Etymology
Advertisement
ism (n.)
"distinctive doctrine, theory, or practice," 1670s, the suffix -ism used as an independent word, chiefly disparagingly. Related: Ismatical. By the same path, ist is from 1811.
Related entries & more 
Advertisement
dippy (adj.)

"mad, insane, crazy," especially in love, 1903, perhaps from dip + -y (2), but the exact signification is unclear. Another theory connects it with dipsomania.

Related entries & more 
developmental (adj.)

"pertaining to development; formed or characterized by development," 1830, from development + -al (1). Developmentalist (1862) was a word for "follower of the theory of evolution."

Related entries & more 
reflexology (n.)

1927, as a psychological theory, from German reflexologie (1912); see reflex + -ology. As a foot massage technique for releasing nervous tension, recorded by 1976.

Related entries & more 
activism (n.)
1920 in the political sense of "advocating energetic action;" see active + -ism. Earlier (1907) it was used in reference to a philosophical theory. Compare activist.
Related entries & more 
Advertisement
oratory (n.1)

"formal public speaking; the art of eloquence," 1580s, from Latin (ars) oratoria "oratorical (art)," fem. of oratorius "of speaking or pleading, pertaining to an orator," from ōrare "to speak, pray, plead" (see orator).

Oratory is the art or the act of speaking, or the speech. Rhetoric is the theory of the art of composing discourse in either the spoken or the written form. Elocution is the manner of speaking or the theory of the art of speaking ...: the word is equally applicable to the presentation of one's own or of another's thoughts. [Century Dictionary]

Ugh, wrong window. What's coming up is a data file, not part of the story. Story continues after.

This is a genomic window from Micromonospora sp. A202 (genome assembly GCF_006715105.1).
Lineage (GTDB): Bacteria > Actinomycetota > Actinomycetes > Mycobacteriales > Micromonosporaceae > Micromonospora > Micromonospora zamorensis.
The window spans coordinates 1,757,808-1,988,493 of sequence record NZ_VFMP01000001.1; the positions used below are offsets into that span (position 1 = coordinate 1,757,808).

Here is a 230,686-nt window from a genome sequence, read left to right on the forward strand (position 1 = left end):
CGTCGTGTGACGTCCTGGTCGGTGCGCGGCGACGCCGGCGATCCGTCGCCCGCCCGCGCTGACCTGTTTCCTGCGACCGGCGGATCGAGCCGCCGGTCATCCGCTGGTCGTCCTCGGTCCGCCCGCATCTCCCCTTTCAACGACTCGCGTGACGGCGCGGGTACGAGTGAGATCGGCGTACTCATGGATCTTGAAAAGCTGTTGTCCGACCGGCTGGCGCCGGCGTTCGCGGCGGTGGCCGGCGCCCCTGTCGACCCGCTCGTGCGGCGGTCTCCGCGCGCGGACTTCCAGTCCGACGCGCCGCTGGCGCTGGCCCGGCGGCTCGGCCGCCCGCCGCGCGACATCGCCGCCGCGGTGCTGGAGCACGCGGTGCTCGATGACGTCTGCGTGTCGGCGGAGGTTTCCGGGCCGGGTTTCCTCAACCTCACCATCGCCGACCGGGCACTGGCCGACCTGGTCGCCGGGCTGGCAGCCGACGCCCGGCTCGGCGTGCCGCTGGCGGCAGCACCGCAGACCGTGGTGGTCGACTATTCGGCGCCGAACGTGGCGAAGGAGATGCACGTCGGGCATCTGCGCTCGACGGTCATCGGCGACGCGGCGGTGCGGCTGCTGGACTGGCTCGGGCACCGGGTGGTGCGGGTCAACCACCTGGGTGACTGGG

Related entries & more 
intelligent (adj.)
c. 1500, a back-formation from intelligence or else from Latin intelligentem (nominative intelligens), present participle of intelligere. Intelligent design, as a name for an alternative to atheistic cosmology and the theory of evolution, is from 1999. Related: Intelligently.
Related entries & more 
Mendelism (n.)

theory of inheritance of characteristic by means of (what now are called) genes, 1903, in reference to the work of Gregor Johann Mendel (1822-1884), Austrian biologist who enunciated the laws of heredity. Related: Mendelian.

Related entries & more 
communalism (n.)

"theory or principles of government by independent communes," 1871 (in reference to Paris), from French communalisme; see communal + -ism. Perhaps coined to keep the idea distinct from communisme.

Related entries & more 
rebarbative (adj.)

"repellent, unattractive," 1885, from French rébarbatif (14c.), from barbe "beard," from Latin barba (see barb (n.)). The usual theory is that it refers to the itchy, irritating quality of a beard.

Related entries & more 

Page 3